First space launch with humans onboard in a commercially built spaceship will be NASA’s first blastoff from the US since 2011, Space-X to Launch Astronauts for NASA
The launch of two Astronauts into orbit is set to mark a lot of “firsts” for history books. Scheduled for Saturday, May 30th after a weather delay prevented a takeoff planned for Wednesday, the first ever crewed spacecraft to be built by a commercial business, as opposed to a sovereign government, will happen (weather permitting).
All of the other eight other models of spaceships to actively transport humans were built by either the US, the USSR, or China. The US Space Shuttle program was the fourth and last of these designed in America. NASA’s space shuttles started taking people into space in 1981 and ended in 2011, so this is set to be the space agency’s first crewed mission since then to takeoff from US soil, and the first debut of an American-built spacecraft in about 39 years. For practically the past decade, NASA’s astronauts have been catching rides to the ISS (International Space Station) aboard the Soyuz vessels from Russia, a model that was initially crafted in 1967 by the USSR. The Chinese Government built the Shenzou model in 2003, meaning this is the first debut of a new spaceship model that will carry humans into outer space of the last 17 years. The Chinese craft was last flown in 2016, when its crew rendezvoused with the ISS.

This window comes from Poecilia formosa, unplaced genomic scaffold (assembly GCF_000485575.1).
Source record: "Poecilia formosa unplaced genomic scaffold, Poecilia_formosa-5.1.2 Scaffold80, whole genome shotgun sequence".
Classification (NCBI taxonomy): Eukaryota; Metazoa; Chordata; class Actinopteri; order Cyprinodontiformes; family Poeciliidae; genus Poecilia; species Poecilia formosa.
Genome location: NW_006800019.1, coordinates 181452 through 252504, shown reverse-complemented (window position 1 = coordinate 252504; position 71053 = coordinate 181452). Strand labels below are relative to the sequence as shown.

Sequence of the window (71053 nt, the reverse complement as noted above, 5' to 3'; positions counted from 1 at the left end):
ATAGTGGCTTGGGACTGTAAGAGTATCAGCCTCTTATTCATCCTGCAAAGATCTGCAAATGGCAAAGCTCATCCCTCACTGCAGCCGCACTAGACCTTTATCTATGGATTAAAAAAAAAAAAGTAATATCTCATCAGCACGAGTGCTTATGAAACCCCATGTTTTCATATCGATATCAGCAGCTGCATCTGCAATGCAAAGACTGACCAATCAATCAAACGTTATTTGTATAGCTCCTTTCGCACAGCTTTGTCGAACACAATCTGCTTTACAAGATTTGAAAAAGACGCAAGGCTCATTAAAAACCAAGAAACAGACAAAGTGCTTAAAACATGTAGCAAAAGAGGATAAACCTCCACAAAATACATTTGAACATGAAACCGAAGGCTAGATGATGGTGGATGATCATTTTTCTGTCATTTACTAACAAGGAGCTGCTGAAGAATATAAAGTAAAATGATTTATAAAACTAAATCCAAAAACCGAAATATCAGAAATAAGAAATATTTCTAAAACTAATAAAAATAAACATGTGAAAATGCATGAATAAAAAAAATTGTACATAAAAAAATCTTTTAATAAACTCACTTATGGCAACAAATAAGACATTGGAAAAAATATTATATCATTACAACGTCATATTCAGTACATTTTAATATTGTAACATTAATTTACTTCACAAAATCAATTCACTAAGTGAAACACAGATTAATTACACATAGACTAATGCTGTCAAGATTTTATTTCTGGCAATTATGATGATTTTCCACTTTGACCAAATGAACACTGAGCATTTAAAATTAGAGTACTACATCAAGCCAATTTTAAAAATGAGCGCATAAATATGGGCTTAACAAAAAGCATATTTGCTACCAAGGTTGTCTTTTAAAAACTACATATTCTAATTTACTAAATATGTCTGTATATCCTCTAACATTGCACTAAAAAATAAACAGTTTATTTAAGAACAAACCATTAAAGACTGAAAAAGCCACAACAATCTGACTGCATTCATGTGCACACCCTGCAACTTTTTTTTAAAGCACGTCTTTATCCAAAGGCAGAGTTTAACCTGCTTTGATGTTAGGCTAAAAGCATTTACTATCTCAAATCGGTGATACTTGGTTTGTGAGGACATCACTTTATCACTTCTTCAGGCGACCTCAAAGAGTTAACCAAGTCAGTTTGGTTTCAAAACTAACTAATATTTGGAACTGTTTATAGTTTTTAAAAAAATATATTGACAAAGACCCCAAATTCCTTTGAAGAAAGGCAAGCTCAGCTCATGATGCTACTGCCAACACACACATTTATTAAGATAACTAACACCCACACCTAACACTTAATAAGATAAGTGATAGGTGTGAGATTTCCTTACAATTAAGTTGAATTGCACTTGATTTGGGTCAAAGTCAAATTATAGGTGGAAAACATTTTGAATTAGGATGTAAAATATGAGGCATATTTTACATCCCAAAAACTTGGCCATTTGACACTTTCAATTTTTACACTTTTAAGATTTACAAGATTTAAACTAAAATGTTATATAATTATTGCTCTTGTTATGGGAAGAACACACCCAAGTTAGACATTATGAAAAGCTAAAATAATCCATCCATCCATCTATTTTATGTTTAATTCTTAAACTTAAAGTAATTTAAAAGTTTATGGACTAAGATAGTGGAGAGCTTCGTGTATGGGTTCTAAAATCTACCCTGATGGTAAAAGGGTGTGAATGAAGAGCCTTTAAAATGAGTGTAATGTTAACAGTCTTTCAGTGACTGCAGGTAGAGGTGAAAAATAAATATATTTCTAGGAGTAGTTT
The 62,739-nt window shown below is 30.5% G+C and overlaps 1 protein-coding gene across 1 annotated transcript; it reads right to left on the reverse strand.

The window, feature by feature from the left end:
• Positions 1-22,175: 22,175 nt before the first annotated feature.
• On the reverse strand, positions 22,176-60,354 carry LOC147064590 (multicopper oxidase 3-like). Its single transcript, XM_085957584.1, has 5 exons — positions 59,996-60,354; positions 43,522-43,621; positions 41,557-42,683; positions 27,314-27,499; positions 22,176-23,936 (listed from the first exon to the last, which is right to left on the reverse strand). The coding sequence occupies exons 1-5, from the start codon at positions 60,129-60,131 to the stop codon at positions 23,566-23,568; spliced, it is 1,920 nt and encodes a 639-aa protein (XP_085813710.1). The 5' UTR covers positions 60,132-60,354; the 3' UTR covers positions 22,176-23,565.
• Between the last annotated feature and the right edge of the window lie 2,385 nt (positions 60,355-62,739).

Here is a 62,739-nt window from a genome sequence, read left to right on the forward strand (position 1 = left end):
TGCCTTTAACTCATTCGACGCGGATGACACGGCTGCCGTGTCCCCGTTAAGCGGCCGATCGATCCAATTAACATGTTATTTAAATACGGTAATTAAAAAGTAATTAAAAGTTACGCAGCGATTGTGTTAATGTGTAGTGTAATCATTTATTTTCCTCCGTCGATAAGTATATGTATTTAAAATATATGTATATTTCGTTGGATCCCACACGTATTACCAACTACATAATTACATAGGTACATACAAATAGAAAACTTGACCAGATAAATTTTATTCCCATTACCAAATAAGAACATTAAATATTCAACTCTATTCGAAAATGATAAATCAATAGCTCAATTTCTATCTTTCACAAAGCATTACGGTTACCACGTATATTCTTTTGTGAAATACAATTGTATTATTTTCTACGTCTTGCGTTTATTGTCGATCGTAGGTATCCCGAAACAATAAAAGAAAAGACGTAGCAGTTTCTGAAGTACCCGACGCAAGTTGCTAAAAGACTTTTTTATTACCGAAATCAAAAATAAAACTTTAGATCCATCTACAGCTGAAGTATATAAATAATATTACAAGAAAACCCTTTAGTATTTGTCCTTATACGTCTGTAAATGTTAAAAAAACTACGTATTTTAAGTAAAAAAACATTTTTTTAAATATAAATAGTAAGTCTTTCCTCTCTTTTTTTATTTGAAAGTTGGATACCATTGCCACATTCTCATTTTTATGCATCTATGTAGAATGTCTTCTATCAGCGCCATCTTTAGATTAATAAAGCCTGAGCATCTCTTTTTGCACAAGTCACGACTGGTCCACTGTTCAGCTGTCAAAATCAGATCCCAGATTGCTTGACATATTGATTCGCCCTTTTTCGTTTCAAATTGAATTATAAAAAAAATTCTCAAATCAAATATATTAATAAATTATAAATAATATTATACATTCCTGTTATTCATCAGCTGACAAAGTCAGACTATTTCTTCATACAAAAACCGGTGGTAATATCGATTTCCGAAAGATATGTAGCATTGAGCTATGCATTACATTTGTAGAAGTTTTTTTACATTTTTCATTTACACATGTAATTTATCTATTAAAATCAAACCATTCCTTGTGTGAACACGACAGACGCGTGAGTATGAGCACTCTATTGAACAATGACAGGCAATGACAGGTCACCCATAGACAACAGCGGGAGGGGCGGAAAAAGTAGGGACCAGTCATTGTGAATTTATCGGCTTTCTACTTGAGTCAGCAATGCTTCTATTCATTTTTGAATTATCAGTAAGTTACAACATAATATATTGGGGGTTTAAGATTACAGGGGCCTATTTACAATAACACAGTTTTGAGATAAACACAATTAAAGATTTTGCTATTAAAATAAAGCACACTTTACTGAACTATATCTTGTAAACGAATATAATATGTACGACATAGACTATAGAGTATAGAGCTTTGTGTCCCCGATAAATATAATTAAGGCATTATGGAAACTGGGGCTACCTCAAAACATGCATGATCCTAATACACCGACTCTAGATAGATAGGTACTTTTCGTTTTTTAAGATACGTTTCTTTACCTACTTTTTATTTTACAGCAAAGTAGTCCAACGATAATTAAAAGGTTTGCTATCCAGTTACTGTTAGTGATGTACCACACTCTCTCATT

Built by Space X, the new design is called “Crew Dragon” and will carry two astronauts to the ISS after roughly 19 hours in orbit. Robert Behnken, who is 49, and Douglas Hurley, 53, will be the two NASA astronauts that will fill the cabin of the Crew Dragon, which has already successfully delivered non-living “packages” or “payloads” to the ISS. Both of the NASA employees began their careers as military test pilots, but will potentially be just observers as the Crew Dragon is driven completely autonomously. Hurley, who was on the last space shuttle mission in 2011, has not returned to space since then and has been working with Space-X, Boeing, and NASA, since 2015, preparing for Saturday’s launch. Behnken was last outside of our Planet’s atmosphere in 2010, was Chief of the Astronaut Office from 2011 to 2015, and was also chosen for the first manned commercial spaceflight five years ago.
The main purpose of the mission, named Demo-2, is to transport the two crewmembers to the space station and also- as the name suggests- to “demonstrate” that Space-X is capable of safely carrying a human crew, something that it has yet to do since its creation in 2002.
Until Next Time,
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NASA Astronauts, Space-X